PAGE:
Alcohol advertisers often remind us "to drink responsibly," and half our nation's population over age 12 engages in the "to drink," part. Whether they do it responsibly is debatable. October is National Substance Abuse Prevention Month, and a time to ponder our substance use. More than half of Americans age 12 years and older regularly consume alcohol, and almost a quarter of the population engages in binge drinking (having five or more drinks on the same occasion on at least one day in the previous 30 days).
Adults whose first use of alcohol was before age 14 are seven times more likely to experience a substance abuse disorder. Delaying the first drink until age 21 is one of the most effective ways to reduce substance abuse risk in adulthood. An estimated 9.3 million underage persons (12 to 20 years old) are current drinkers, including nearly 6 million binge drinkers, and 1.7 million heavy drinkers. Many youth who drink alcohol do not believe underage drinking is a health risk. Delaying the first drink of alcohol until adulthood is a worthy prevention goal.
Most parents do what they believe is right to raise their children. Each child is different and so is each family and community. While there is value in individualizing many aspects of parenting and schooling, it can be useful to evaluate a young person's substance use related risk a bit more broadly.
According to researchers who have been tracking substance use behavior, youth who drink or consume illicit substances are:
More likely to say they believe they are not at risk by consuming alcohol and illicit drugs.
More likely to say they believe their parents would not know or care whether they come home at night.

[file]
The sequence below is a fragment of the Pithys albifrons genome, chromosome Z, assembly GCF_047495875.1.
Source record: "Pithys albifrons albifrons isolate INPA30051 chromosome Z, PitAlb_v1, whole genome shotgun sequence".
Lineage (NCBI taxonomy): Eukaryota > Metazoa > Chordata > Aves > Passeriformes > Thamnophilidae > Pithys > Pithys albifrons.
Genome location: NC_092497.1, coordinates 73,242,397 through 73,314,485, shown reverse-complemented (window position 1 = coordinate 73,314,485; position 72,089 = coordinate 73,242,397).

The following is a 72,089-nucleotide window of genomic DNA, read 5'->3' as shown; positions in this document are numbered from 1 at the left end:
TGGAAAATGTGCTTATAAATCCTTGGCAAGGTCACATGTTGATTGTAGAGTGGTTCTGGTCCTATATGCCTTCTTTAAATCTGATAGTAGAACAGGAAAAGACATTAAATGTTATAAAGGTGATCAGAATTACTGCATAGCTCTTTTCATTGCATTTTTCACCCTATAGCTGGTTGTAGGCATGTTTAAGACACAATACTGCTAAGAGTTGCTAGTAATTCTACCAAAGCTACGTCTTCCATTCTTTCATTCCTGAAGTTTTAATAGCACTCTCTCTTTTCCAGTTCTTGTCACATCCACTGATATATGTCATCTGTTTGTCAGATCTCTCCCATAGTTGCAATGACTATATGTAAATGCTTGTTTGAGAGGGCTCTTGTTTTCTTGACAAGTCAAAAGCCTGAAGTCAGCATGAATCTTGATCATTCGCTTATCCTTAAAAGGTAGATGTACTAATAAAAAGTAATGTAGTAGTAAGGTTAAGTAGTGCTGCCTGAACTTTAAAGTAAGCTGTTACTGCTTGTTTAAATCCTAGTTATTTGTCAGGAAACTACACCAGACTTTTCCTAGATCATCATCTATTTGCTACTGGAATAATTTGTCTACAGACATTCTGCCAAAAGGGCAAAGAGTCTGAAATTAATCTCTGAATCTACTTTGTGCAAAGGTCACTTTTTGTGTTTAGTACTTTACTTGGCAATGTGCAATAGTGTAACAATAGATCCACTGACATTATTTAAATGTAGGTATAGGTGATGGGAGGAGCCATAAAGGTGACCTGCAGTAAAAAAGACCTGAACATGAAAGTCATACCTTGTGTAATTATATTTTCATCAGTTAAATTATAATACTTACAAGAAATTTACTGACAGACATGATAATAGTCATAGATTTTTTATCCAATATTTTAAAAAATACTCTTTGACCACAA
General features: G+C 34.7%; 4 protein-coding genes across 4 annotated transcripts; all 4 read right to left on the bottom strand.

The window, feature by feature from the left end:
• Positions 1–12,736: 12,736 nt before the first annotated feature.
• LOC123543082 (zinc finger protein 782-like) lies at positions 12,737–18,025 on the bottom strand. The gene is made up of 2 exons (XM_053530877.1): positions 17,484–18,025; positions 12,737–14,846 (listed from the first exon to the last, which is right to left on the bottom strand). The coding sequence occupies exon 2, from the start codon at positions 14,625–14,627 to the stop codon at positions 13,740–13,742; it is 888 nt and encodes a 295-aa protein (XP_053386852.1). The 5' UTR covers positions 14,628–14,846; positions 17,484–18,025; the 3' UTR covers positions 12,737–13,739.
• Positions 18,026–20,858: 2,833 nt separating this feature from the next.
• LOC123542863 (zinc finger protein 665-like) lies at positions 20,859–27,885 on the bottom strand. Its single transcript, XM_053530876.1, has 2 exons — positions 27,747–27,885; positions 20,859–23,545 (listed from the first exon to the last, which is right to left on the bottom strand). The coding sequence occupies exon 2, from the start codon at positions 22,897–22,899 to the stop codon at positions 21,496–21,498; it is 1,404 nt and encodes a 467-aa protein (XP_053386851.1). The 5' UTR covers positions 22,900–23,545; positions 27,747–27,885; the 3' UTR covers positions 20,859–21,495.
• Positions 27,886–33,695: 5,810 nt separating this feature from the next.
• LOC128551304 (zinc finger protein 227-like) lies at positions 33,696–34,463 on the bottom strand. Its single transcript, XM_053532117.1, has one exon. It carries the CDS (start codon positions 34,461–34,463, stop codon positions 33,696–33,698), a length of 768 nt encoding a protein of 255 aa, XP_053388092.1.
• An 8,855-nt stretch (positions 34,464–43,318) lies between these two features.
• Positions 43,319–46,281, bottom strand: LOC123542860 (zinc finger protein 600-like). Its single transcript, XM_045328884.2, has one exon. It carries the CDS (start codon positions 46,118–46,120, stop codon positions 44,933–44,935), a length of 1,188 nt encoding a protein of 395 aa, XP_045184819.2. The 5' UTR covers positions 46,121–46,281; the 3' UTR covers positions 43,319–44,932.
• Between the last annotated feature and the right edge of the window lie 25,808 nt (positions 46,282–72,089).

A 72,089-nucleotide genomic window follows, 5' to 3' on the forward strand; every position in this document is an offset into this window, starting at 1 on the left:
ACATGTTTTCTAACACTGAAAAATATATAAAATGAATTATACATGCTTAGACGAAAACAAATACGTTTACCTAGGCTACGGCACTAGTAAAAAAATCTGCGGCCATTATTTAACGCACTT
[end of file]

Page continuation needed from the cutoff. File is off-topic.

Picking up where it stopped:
Less likely to say their parents would become upset about their drug or alcohol use if they found out.
Less likely to say their friends would become upset about their drug or alcohol use if they found out.
More likely to earn Ds and Fs in school.
More likely to say that alcohol and/or illicit drugs are easy to get.
Less likely to say their parents ask about their homework or progress in school.
Less likely to report regular quality time with a parent.
Less likely to identify an adult in their community who shows concern about their success.
Parents whose relationships with their children include a combination of accountability, limit-setting and enforcement, encouragement, higher expectations and hope are engaged in some of the most effective substance use prevention strategies we know. Parents have serious power to matter to their children and influence their success.
Binge and heavy drinking among underage persons in America has declined a bit in the past decade, perhaps due, in part, to raising awareness. We must continue to show youth how early alcohol use impedes their mental and physical capacity and increases their lifetime risk of alcohol abuse or dependence. However, youth most able to appreciate the message may be those whose healthy connection to family and community convinces them they matter.
Editor's note:?the above article was submitted by Copper County Mental Health.